jump. The "stupid" terrier just "smiled."
   
   You must be very flexible in training your Airedale. Expect the
   unexpected and know your companion. Do not try to put a square peg
   into a round hole. It is a very common MISCONCEPTION that Airedales
   cannot be trained. IMHO Airedales simply require more ingenious and
   patient trainers.
   
     _________________________________________________________________
   
Puppies

   Look for a reputable breeder when selecting your Airedale puppy. If
   possible, visit the home of your potential puppy. Remember that the
   first 8 weeks of any puppy's life are very important. A great
   companion/show dog begins at birth.
   
   Make list of questions before talking to or visiting the breeder.
   Observe the puppy's environment. How do the puppies react to the
   breeders? How do they react to you? Is their area clean? Ask the
   breeder if the parents have been checked for dysplasia? Has there been
   a family history of allergies? Have the puppies been around children?
   Have they been around cats? Will the breeder be available to answer
   questions in the future? Does the breeder offer a contract? (It is
   virtually impossible for a breeder to guarantee that the health of any
   animal, but the breeder should be willing to take the animal back and
   replace it! Responsible breeders will often require that the animal be
   returned to them, if for any reason, you are unable to keep the
   animal. This ensures them that the animal will be cared for in the
   future.)What vaccines have been given? Have the puppies been wormed?
   (various areas need various levels of worming, due to climates.)These
   are just examples of some of the questions that you should ask.
   
   If possible, go look at several litters and talk to several breeders.
   
   Remember that you are selecting a companion for many years to come, so
   take your time, make sure that your are choosing not only a compatible
   breed, but also a compatible animal and breeder!! Expect a lot of
   questions from your breeder. He/she is also selecting a companion for
   an animal into which many hours of love, thought and energy have been
   invested.
   
   When you pick up your puppy, your breeder can tell you the puppy's
   schedule, brand of food and can recommend a future diet. Then you can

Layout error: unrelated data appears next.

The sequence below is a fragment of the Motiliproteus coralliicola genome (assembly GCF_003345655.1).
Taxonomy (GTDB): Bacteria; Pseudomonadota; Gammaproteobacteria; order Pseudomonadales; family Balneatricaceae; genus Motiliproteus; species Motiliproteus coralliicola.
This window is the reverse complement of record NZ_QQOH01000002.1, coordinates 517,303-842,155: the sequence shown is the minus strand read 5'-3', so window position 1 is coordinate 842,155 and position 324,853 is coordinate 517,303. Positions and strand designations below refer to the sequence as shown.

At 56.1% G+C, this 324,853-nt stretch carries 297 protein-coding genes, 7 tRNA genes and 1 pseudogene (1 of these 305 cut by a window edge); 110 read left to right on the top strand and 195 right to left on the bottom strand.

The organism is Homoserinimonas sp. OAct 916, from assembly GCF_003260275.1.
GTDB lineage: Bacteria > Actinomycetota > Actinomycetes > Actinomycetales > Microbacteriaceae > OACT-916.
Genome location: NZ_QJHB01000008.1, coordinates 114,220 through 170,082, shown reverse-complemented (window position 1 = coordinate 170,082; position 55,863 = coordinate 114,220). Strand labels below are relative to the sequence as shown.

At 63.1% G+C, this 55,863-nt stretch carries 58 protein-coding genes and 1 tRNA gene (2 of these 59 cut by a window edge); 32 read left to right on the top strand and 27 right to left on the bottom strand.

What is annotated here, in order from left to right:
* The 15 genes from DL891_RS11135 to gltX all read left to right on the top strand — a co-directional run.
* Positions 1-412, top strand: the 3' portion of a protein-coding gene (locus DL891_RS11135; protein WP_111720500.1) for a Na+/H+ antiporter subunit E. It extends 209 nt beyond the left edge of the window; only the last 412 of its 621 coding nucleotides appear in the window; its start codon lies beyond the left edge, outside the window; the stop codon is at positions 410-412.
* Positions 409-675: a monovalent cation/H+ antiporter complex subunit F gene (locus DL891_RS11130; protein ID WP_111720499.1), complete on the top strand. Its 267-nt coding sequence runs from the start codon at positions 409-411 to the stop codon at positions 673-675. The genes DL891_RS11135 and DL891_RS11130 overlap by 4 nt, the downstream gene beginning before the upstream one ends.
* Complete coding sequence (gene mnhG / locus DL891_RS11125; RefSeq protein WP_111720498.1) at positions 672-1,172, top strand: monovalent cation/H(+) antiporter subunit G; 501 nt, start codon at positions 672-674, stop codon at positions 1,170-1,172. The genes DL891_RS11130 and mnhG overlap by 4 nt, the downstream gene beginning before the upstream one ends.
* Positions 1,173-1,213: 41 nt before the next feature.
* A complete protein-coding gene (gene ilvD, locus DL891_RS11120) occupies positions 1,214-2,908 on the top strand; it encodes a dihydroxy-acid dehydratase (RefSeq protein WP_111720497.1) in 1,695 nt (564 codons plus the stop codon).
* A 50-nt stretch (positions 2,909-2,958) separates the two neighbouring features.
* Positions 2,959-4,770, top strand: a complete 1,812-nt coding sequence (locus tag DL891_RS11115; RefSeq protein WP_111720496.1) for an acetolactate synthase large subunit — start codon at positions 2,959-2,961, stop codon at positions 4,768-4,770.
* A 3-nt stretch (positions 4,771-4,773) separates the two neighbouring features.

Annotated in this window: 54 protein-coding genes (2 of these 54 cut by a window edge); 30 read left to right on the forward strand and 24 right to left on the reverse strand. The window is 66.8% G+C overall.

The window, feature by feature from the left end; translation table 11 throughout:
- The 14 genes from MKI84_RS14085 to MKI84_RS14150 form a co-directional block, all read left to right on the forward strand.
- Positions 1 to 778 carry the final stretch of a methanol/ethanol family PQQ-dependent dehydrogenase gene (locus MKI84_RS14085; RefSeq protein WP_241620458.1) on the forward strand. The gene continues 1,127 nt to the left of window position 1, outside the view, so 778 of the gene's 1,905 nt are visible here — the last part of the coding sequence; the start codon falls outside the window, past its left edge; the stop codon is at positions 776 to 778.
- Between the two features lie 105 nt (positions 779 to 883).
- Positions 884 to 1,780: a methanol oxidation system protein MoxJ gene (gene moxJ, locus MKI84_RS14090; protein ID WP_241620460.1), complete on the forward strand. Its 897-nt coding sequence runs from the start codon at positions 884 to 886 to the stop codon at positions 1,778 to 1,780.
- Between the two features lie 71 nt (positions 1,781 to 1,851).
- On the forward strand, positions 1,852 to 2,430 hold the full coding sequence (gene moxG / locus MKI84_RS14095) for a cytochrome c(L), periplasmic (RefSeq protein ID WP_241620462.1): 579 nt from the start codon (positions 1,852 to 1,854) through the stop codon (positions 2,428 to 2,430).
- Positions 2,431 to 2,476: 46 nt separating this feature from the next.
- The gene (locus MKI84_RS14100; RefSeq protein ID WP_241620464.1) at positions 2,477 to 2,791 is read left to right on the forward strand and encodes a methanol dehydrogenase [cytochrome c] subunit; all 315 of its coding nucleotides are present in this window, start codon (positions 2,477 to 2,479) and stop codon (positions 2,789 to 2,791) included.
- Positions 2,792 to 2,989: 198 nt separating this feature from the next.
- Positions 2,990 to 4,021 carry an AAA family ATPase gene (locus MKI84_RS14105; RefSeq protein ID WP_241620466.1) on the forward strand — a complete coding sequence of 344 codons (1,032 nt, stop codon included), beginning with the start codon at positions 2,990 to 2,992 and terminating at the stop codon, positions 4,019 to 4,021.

gradually change the diet to suit your preferences. Remember that
   sudden changes in diet can severely disrupt the puppy's digestive
   system and cause gastric distress. The Airedale can eat quite a bit,
   especially as a young and rapidly growing puppy.
   
   For additional information on learning to live with your new puppy,
   see the RPD FAQ entitled "Your New Puppy" written by Cindy Tittle
   Moore.
   
   NOTE: Remember in many cases, an older dog may suit your particular
   situation much better than a young puppy. Many breeders place older
   puppies and dogs. These dogs are often "show prospects" that didn't
   mature as was expected or maybe were returned to the breeder for
   various reasons. (My personal experience with adopting an older dog
   has been very successful.) Every breed rescue organization is in
   search of good potential adoptive homes. Rescue dogs often require
   additional work but can also be very rewarding.
   
   If considering an older puppy or dog, please read the RPD FAQ entitled
   "Your New Dog" also written by Cindy Tittle Moore, for more
   information.
   
     _________________________________________________________________
   
Recommendations

   Remember that Airedales and other terriers are very smart and
   personable dogs. They are not dogs that should be left to their own
   devices. You could be quite surprised at their ingenuity. A trained
   Airedale could become the best friend that you will ever have. Keep